While one of the most attractive features of solar stills is their ease of use and the ability to build them yourself, there is an excellent product which has found its way into the kits of many survival experts. Originally developed for military and survivalist usage, the Aquamate Solar Still is a reuseable plastic solar still which provides everything you need to purify drinking water from just about any source in a portable, easy-to-carry package. Because evaporating sea water removes its salt, the Aquamate can even make seawater drinkable. A potential lifesaver, the Aquamate is a thing of engineering beauty. Given adequate sunlight, the Aquamate can produce as much as 2 liters of clean water a day.
Sun Rivers Large Scale Solar Still Design Diagram
Possible design for a large-scale solar still

In terms of water purification, solar distillation is quite literally the oldest trick in the book. Yet now some of the most forward thinking scientists are looking back to this age-old method as industry gains a keener sense of environmental awareness. Large scale solar stills have been investigated by companies like Sun River who believe that large-scale solar stills maybe the wave of the future. Because it relies entirely on the sun, solar distillation could be a winning solution to the troubling problem of desalination, which otherwise requires huge amounts of energy. As the demand for water rises, and the need to desalinate ocean water becomes more prevalent, we may see more of these modern large-scale solar stills becoming a reality.

5. Personal Filter Straw

With something like the Aquamate Solar Still you can make clean water pretty much wherever you go. But a solar still requires patience. If you are thirsty right now and have some contaminated water, waiting hours for it to evaporate and recondense can mean enduring a horrible experience. But if you have a personal filter straw, you can skip this nightmare and filter water literally as you drink it.

Stock Photo of man drinking with Lifestraw
LifeStraw in action
Probably the most famous example of personal filter straws is the LifeStraw. We did a complete review of the LifeStraw Go Water Bottle, which contains the same type of filter which can be purchased seperately as the standalone LifeStraw.

Filtering up to 99.99% of bacteria and contaminants from your water, personal filter straws are capable of making water drinkable from rivers, lakes, and even puddles of standing water. It cannot desalinate water, so seawater is still off-limits, but almost every other water source opens up as a possibility.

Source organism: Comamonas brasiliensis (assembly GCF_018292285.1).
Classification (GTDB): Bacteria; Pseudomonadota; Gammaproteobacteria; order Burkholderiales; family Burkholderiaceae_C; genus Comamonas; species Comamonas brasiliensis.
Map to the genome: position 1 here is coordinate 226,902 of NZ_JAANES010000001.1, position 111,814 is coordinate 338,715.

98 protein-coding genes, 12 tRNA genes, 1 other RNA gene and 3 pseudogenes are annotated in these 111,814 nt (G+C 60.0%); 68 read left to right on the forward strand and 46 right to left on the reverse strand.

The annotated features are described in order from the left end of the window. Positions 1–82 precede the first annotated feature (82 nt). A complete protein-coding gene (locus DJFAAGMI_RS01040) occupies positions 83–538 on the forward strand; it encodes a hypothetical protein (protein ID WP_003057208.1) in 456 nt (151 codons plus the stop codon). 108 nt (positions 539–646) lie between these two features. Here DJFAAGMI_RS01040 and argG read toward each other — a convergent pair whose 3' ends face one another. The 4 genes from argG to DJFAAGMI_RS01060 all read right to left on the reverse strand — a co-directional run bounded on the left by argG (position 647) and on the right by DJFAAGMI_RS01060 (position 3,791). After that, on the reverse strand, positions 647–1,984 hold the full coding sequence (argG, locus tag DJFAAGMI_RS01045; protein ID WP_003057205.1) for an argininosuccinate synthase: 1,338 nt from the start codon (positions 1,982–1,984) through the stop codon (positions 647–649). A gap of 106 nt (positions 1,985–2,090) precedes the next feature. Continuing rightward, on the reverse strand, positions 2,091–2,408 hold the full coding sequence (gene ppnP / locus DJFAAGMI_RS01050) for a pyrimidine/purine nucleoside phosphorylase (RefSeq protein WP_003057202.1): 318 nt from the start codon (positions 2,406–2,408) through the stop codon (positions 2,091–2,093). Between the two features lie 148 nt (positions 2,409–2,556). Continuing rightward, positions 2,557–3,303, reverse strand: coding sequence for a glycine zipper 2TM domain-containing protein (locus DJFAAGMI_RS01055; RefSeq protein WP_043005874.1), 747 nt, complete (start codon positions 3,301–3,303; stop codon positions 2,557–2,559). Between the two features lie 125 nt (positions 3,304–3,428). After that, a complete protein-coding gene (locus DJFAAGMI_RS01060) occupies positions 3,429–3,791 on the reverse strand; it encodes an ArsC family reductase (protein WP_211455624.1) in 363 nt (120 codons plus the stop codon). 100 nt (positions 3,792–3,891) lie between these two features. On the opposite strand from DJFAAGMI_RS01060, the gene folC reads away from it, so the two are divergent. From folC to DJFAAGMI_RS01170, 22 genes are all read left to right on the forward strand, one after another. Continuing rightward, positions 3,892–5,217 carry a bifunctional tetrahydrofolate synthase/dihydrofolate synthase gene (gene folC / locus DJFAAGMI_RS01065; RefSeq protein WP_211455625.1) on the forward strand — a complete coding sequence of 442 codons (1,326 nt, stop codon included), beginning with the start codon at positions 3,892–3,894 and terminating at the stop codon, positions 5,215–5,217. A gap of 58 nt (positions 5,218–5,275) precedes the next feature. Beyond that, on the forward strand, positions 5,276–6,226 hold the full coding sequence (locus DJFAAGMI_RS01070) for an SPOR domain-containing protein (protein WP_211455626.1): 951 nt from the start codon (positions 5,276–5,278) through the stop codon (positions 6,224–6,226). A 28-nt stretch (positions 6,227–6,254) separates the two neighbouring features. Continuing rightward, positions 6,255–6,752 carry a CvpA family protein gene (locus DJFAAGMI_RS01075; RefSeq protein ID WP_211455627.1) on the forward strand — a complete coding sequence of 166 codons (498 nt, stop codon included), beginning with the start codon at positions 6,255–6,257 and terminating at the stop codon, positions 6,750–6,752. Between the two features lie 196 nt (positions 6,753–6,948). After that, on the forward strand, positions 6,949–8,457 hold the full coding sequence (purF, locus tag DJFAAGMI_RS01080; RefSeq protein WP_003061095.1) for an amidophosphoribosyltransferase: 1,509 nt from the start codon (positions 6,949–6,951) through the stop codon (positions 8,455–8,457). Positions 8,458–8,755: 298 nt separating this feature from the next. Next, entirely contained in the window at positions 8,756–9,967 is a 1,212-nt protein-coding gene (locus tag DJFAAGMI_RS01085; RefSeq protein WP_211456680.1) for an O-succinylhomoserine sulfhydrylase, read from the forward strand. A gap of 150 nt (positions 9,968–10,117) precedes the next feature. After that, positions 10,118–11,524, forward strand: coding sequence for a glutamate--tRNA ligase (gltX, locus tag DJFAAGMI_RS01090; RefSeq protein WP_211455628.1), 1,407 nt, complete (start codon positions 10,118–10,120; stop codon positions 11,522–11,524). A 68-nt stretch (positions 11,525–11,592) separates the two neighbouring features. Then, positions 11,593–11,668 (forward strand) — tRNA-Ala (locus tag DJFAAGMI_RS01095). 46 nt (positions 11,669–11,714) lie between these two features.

In the case of the LifeStraw, water is pulled through the filter via suction, meaning you can only get filtered water if you draw it through the straw. Other examples on the market like the Survivor Filter also include options which allow you to squeeze water through the filter with a bag or other mechanism, increasing the utility of the personal filter.

Got Any More Ideas?

If you have any other unusual or innovative ways to get clean water, we’d love to hear them! Drop us a line in the comments.

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Do you know where your water comes from? It might be pulled straight out of the air, recycled from sewage, even harvested from fog.

3 thoughts on “5 Amazing And Unusual Ways To Get Clean Drinking Water”

  1. You make a great point about how some areas can collect a significant amount of potable water from the atmosphere and fog. There are cloud or fog forests that get a lot of their water this way. However, there are always conventional methods like filtration or delivery services for homes. However, I’ll have to do more research about the personal filter straw since I like to hike and go camping. Thanks for your interesting article.

  2. There really are a ton of cool ways that we can harvest water for our own needs and I really like the ones that you go over in the article. I particularly like that you bring up stuff like atmospheric water generators in the first suggestion. After all, with so much hydrogen and oxygen in the air, it makes sense that we could pull water from it.

    • Hey Callum,

      Not sure where you’re at but fortunately most of the world doesn’t have much hydrogen in the air! Haha! Just kidding. I know you meant H2O. But for the folks following along at home, you won’t be finding hydrogen in its pure form very often in the Earth’s atmosphere. Most of it is bound up in molecules like H2O. In fact, you don’t find a lot of pure oxygen, either. Most of it is O2!